+ Since the counter-conditioning strategy has stagnated, I’m curious about how Brindle Girl will repsond if I present the collar loop, and try to lure her into it.
+ I talk about why in general, luring is not the best approach when working with dogs and fear.
When we came back from our walk, Brindle Girl (who we had left sleeping in the shade of the door), was gone. Let’s hope she’ll be back tomorrow – our last day at Cerro de Oro, and my last day of hanging out with my Brindle Friend!
Somewhere between sessions 10 and 15 of the Brindle Girl series, I asked students on the FDSA alumni list whether they’d rather see me continue working my slow CC/DS protocol with this collar, or demonstrate how I would put a slip lead on her in a way that keeps stress low, and gets things done. Everyone voted for the collar – so that’s what I’ve been doing with Brindle Girl. But you’re in luck, because Dude Who Wants To Knock Up My Dog – he makes an appearance in Brindle Girl’s session #42 (Brindle Girl Series video #43) – has been hanging around the house as well. Since he’s been in my way, I decided to put a lead on him so I could tether him when taking out Game. This video is me putting a limited slip lead on him for the first time. The very few previous interactions we’ve had consisted of me using a broom to tell him to get off my porch. Here’s what’s happening in this video:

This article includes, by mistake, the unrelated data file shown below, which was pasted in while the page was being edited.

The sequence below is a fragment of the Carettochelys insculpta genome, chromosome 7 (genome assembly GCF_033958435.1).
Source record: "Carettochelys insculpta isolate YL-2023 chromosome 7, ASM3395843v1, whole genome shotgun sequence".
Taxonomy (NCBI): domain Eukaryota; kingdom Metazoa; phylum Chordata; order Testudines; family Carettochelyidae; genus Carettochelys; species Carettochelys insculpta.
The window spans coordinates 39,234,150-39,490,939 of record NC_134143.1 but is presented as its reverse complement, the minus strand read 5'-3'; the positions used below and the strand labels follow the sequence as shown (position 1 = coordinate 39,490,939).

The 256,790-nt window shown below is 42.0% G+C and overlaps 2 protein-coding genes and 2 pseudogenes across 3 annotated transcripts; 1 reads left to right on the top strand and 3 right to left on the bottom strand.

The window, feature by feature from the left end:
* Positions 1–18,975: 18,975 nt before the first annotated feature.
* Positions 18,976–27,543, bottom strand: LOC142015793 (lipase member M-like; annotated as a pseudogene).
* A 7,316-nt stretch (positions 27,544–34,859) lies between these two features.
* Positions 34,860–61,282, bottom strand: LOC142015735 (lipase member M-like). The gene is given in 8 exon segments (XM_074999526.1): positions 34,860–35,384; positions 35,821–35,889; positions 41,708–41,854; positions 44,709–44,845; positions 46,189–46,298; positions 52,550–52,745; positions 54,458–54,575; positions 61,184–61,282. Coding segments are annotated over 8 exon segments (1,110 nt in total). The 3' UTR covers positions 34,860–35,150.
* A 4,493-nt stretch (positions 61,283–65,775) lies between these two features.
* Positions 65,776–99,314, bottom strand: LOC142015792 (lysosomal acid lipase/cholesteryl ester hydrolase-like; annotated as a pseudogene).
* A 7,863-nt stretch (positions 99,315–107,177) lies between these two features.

I sit on the windowsill and assess: what’s he like; what does he think about me being up close? He responds by wagging, and he doesn’t get up. Good.
I don’t move my leash hand fast to avoid triggering a startle/fear/bite response, but I do move swiftly, just sliding the slip lead over his head, tightening it – and voilà, it’s a dog on a leash! No big deal; he hardly noticed.
Notice that I approached him with the leash from the side of his head rather than from above.
Remember early on in the Brindle Girl series, when I noted that the very fact that I have been making a BIG deal about the collar may have sensitized her to it? This is certainly not happening with Dude Who Wants To Knock Up My Dog. There’s no time for him to get sensitized; he barely even notices the leash before it’s on. THIS is what I would do in a realistic scenario (for whatever reason, a collar/leash needs to go on a dog who is new to me).
I would have used a different strategy if his initial reaction (when I sit down on the windowsill and ask him how he’s doing) wasn’t a wag. If he stiffened or growled at me, I would not move my hand this close to his head – I don’t want to get bitten.
Would Brindle Girl have responded just like this if I tried this with her rather than using the slow CC/DS approach with the collar? She’d probably not be as relaxed as Dude Who Wants To Knock Up My Dog. Brindle Girl is a more timid dog. I’d have gotten the leash on her equally quickly, but she may not have stayed quite as relaxed. Still – just comparing this to the CC/DS approach with low value food: the difference is striking.
Comparing the two approaches shows how sometimes, the pragmatic approach will get you further much faster, and that it doesn’t necessarily imply behavioral fallout.